Totally depends on a few things.
1) What type of loan was the second, purchase money, or equity line?
2) Was your second lender the same as your first?
Do you know the current market value of your home when it was foreclosed on?
How long ago did you receive a bill? If you are with a collector you do have the right to make them Validate the debt. Ask them for a copy of the note and deed of trust. Under FDCPA and Fair Credit Reporting Act you can ask for the original agreement AND the most importint thing I think some people may not realize, is if this bill is comming from a collector you definately should make them prove they have the right to collect from you, sometimes collectors do not get all of the information. Definately make them validate the debt.
This is not Legal Advice.
Certified Debt Negotiator, IAPDA
Volo Law Legal Realty
925 699 5041
I'M NOT A LAWYER, nor am I aware of ALL the details of your circumstances. THE FOLLOWING IS NOT ADVICE, only personal opinion.
First, know that there are two types of foreclosure: judicial and non-judicial (a.k.a. trustee sale foreclosure). Most foreclosures in CA are via the non-judicial method due to the expense of a judicial foreclosure. Given these definitions, there a number of ways a lender may or may not be able to go after personal assets (like your cash) via a deficiency judgment after a foreclosure (it does make a difference on how the property is foreclosed.)
For an Owner-Occupied home where:
1) A lender made a purchase money (non-recourse) loan, then NO deficiency judgment can be attempted. If a senior lienholder forecloses on the property, the "wiped out" junior lienholder who no longer has a secured note may not sue on this promissory note.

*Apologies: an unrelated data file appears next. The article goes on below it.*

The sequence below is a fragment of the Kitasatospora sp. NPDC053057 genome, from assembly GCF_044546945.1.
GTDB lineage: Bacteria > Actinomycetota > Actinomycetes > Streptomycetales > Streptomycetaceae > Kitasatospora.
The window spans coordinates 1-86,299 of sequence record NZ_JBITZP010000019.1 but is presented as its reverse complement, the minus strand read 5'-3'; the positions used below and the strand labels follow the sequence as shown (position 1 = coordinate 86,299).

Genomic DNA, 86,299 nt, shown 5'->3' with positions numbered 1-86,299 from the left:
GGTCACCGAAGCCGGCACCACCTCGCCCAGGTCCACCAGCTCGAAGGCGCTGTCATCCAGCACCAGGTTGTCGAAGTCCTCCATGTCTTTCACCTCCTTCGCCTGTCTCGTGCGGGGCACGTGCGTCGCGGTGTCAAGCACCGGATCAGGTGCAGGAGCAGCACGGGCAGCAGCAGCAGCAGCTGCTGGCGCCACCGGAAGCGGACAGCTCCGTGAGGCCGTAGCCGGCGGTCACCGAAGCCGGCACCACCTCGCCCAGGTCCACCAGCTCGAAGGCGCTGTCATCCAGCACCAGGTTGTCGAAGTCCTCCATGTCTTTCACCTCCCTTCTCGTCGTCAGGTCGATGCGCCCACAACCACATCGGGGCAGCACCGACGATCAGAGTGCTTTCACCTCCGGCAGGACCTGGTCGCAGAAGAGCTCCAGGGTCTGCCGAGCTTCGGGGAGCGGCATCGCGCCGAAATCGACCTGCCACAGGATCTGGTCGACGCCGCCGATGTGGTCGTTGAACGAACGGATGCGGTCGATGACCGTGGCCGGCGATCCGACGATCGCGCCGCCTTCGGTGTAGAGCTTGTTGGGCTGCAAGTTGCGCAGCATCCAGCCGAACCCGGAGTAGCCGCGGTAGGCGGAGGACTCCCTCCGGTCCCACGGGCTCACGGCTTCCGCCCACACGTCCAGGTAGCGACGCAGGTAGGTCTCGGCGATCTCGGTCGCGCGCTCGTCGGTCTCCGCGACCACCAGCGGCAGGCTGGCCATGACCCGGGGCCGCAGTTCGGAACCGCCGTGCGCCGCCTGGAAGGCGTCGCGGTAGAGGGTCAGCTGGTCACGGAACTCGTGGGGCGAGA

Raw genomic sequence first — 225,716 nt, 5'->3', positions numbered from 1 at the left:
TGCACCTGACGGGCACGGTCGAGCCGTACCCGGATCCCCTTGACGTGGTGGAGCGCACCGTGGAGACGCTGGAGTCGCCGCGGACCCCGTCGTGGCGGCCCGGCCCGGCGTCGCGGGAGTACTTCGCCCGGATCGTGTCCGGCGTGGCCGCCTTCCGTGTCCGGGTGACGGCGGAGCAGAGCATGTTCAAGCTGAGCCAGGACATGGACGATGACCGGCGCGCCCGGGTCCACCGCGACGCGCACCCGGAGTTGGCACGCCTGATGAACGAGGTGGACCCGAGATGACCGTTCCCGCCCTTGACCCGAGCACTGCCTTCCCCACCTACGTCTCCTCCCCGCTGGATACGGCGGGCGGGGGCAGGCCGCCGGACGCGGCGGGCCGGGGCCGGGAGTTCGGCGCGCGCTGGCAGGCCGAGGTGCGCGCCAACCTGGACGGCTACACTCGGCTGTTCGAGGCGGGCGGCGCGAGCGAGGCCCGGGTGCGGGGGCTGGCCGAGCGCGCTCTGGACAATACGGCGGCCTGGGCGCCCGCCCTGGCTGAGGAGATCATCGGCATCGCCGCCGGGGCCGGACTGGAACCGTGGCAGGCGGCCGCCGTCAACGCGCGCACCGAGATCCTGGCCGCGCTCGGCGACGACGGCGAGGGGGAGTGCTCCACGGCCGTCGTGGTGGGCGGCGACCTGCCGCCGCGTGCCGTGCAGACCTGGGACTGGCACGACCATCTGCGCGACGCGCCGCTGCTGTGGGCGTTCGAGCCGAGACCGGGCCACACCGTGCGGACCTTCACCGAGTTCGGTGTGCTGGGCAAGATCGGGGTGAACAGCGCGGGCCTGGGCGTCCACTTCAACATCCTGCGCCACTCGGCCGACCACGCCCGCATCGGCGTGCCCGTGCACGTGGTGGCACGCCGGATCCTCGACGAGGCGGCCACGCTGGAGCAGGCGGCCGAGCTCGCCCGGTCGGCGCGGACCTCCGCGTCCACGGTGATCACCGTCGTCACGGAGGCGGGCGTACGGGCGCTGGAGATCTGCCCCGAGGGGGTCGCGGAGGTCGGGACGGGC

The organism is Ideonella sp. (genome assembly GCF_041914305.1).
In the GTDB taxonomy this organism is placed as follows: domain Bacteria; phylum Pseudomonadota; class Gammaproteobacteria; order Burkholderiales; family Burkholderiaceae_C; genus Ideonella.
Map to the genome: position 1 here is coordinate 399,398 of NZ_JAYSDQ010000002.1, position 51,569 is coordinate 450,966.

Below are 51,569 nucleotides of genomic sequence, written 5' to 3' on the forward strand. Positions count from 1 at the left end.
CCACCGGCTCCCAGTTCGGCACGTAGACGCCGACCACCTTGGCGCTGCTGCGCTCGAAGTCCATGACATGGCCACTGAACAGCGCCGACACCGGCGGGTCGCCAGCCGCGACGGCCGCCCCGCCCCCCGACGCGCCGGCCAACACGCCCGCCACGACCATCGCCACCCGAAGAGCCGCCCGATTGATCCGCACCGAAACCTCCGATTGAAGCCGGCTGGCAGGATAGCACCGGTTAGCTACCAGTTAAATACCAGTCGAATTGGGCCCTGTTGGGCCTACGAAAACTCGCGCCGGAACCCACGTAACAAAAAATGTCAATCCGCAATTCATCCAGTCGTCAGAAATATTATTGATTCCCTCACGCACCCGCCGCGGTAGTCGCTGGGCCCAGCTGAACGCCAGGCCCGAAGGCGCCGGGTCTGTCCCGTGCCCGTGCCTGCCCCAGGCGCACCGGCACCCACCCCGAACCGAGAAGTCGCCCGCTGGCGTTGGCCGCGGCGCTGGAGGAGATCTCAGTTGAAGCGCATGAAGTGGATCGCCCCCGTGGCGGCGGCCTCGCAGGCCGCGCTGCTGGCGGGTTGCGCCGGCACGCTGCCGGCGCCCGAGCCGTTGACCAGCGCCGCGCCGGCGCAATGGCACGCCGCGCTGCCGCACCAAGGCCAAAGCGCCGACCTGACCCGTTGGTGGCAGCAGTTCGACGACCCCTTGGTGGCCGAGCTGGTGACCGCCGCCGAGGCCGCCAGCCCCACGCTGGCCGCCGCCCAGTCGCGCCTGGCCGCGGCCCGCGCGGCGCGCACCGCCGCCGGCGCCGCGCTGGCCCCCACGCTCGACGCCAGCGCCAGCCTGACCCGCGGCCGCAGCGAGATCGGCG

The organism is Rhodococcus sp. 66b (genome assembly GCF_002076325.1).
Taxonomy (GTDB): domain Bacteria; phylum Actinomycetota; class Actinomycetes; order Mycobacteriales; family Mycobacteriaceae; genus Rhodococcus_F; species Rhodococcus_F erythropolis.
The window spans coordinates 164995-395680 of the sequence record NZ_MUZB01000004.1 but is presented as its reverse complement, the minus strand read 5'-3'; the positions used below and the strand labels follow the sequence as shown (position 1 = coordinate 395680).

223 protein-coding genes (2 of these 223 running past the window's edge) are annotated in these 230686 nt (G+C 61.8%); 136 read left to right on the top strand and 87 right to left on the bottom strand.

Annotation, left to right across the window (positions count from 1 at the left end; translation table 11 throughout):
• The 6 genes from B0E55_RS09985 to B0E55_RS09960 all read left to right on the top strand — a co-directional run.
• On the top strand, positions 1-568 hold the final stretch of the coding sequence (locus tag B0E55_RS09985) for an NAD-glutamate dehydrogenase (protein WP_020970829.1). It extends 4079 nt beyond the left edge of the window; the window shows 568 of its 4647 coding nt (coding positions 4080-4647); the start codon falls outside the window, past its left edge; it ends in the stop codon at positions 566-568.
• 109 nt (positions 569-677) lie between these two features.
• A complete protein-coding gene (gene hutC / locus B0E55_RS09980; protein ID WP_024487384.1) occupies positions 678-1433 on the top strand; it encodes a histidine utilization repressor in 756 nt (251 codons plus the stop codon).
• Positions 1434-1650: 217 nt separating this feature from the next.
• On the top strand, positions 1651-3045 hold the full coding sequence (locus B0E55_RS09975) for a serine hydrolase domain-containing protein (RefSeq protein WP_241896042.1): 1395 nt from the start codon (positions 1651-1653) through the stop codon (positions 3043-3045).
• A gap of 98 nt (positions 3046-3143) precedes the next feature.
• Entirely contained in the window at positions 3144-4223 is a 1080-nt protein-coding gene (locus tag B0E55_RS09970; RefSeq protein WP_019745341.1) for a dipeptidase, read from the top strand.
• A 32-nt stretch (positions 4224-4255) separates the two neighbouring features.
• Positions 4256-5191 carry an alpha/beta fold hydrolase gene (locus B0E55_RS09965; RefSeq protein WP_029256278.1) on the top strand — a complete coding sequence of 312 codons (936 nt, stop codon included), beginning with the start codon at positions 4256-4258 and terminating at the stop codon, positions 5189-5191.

2) A Seller financed a purchase money loan (non-recourse), NO deficiency judgment can be attempted (non-recourse loan). If a senior lienholder forecloses on the property, the "wiped out" junior lienholder who no longer has a secured note may not sue on this promissory note
3) You as the owner of the property, refinanced the property (recourse loan), then a deficiency judgment CAN be attempted if a judicial foreclosure was used. This is NOT allowed under a non-judicial foreclosure. HOWEVER, if a senior lienholder (i.e. the first loan) forecloses on the property, the "wiped out" junior lienholder (i.e. the home equity lender) who no longer has a secured note MAY SUE on this promissory note.
Again, judicial foreclosures in California are rare, as the lender must sue the borrower to obtain a decree of foreclosure and order of sale. The court may also order that the borrower has up to one year to redeem the property. For this reason, non-judicial foreclosure is more popular.
Be aware that just because a loan is titled a "Home Equity Loan" it DOES NOT necessarily mean it has recourse/deficiency judgment status as the use of the funds can establish recourse protections.
A REAL ESTATE LAWYER SHOULD REVIEW YOUR SPECIFIC SITUATION and this is where your options should be derived from.
If your 2nd mortgage was a home equity line of credit aka a "HELOC", then you may still be liable for the debt because that mortgage is considered a line of credit and not a loan. Also, if this 2nd mortgage was obtained through a refinance, that would be another indication that you are liable for that debt. I would definitely contact your CPA or consult a real estate attorney to discuss your options.